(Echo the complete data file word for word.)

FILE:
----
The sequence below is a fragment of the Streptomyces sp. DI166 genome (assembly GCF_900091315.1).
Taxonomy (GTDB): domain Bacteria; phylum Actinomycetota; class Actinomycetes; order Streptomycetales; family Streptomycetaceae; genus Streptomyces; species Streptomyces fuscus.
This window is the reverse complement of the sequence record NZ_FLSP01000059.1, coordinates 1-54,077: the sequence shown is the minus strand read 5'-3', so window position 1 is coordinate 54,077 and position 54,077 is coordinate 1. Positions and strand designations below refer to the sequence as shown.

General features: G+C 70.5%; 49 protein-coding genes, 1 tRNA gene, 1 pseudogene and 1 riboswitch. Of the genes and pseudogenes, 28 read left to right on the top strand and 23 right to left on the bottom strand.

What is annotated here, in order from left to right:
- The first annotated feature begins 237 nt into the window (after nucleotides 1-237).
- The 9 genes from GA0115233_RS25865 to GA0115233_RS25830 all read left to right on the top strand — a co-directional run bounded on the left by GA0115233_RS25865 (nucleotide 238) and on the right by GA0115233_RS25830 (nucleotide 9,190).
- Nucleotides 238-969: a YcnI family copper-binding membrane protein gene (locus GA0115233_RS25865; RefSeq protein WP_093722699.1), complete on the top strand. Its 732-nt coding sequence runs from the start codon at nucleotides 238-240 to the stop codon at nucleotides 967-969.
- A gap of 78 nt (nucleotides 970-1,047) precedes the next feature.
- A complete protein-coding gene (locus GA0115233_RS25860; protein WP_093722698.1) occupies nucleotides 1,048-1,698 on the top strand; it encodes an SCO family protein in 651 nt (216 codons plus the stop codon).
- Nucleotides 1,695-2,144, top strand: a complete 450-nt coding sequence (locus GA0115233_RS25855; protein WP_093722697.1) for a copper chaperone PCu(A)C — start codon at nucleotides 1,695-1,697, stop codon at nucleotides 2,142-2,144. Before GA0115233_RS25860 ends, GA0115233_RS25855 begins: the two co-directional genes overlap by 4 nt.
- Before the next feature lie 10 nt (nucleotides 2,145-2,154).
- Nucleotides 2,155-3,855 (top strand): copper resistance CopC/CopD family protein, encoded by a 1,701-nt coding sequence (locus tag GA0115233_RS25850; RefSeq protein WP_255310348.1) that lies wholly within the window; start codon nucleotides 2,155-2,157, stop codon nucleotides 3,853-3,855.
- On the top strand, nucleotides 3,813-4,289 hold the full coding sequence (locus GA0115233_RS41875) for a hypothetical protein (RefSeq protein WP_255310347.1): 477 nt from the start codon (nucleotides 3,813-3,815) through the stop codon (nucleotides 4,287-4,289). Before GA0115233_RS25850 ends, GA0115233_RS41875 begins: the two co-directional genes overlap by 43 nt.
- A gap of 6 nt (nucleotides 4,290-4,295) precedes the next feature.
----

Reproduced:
The sequence below is a fragment of the Streptomyces sp. DI166 genome (assembly GCF_900091315.1).
Taxonomy (GTDB): domain Bacteria; phylum Actinomycetota; class Actinomycetes; order Streptomycetales; family Streptomycetaceae; genus Streptomyces; species Streptomyces fuscus.
This window is the reverse complement of the sequence record NZ_FLSP01000059.1, coordinates 1-54,077: the sequence shown is the minus strand read 5'-3', so window position 1 is coordinate 54,077 and position 54,077 is coordinate 1. Positions and strand designations below refer to the sequence as shown.

General features: G+C 70.5%; 49 protein-coding genes, 1 tRNA gene, 1 pseudogene and 1 riboswitch. Of the genes and pseudogenes, 28 read left to right on the top strand and 23 right to left on the bottom strand.

What is annotated here, in order from left to right:
- The first annotated feature begins 237 nt into the window (after nucleotides 1-237).
- The 9 genes from GA0115233_RS25865 to GA0115233_RS25830 all read left to right on the top strand — a co-directional run bounded on the left by GA0115233_RS25865 (nucleotide 238) and on the right by GA0115233_RS25830 (nucleotide 9,190).
- Nucleotides 238-969: a YcnI family copper-binding membrane protein gene (locus GA0115233_RS25865; RefSeq protein WP_093722699.1), complete on the top strand. Its 732-nt coding sequence runs from the start codon at nucleotides 238-240 to the stop codon at nucleotides 967-969.
- A gap of 78 nt (nucleotides 970-1,047) precedes the next feature.
- A complete protein-coding gene (locus GA0115233_RS25860; protein WP_093722698.1) occupies nucleotides 1,048-1,698 on the top strand; it encodes an SCO family protein in 651 nt (216 codons plus the stop codon).
- Nucleotides 1,695-2,144, top strand: a complete 450-nt coding sequence (locus GA0115233_RS25855; protein WP_093722697.1) for a copper chaperone PCu(A)C — start codon at nucleotides 1,695-1,697, stop codon at nucleotides 2,142-2,144. Before GA0115233_RS25860 ends, GA0115233_RS25855 begins: the two co-directional genes overlap by 4 nt.
- Before the next feature lie 10 nt (nucleotides 2,145-2,154).
- Nucleotides 2,155-3,855 (top strand): copper resistance CopC/CopD family protein, encoded by a 1,701-nt coding sequence (locus tag GA0115233_RS25850; RefSeq protein WP_255310348.1) that lies wholly within the window; start codon nucleotides 2,155-2,157, stop codon nucleotides 3,853-3,855.
- On the top strand, nucleotides 3,813-4,289 hold the full coding sequence (locus GA0115233_RS41875) for a hypothetical protein (RefSeq protein WP_255310347.1): 477 nt from the start codon (nucleotides 3,813-3,815) through the stop codon (nucleotides 4,287-4,289). Before GA0115233_RS25850 ends, GA0115233_RS41875 begins: the two co-directional genes overlap by 43 nt.
- A gap of 6 nt (nucleotides 4,290-4,295) precedes the next feature.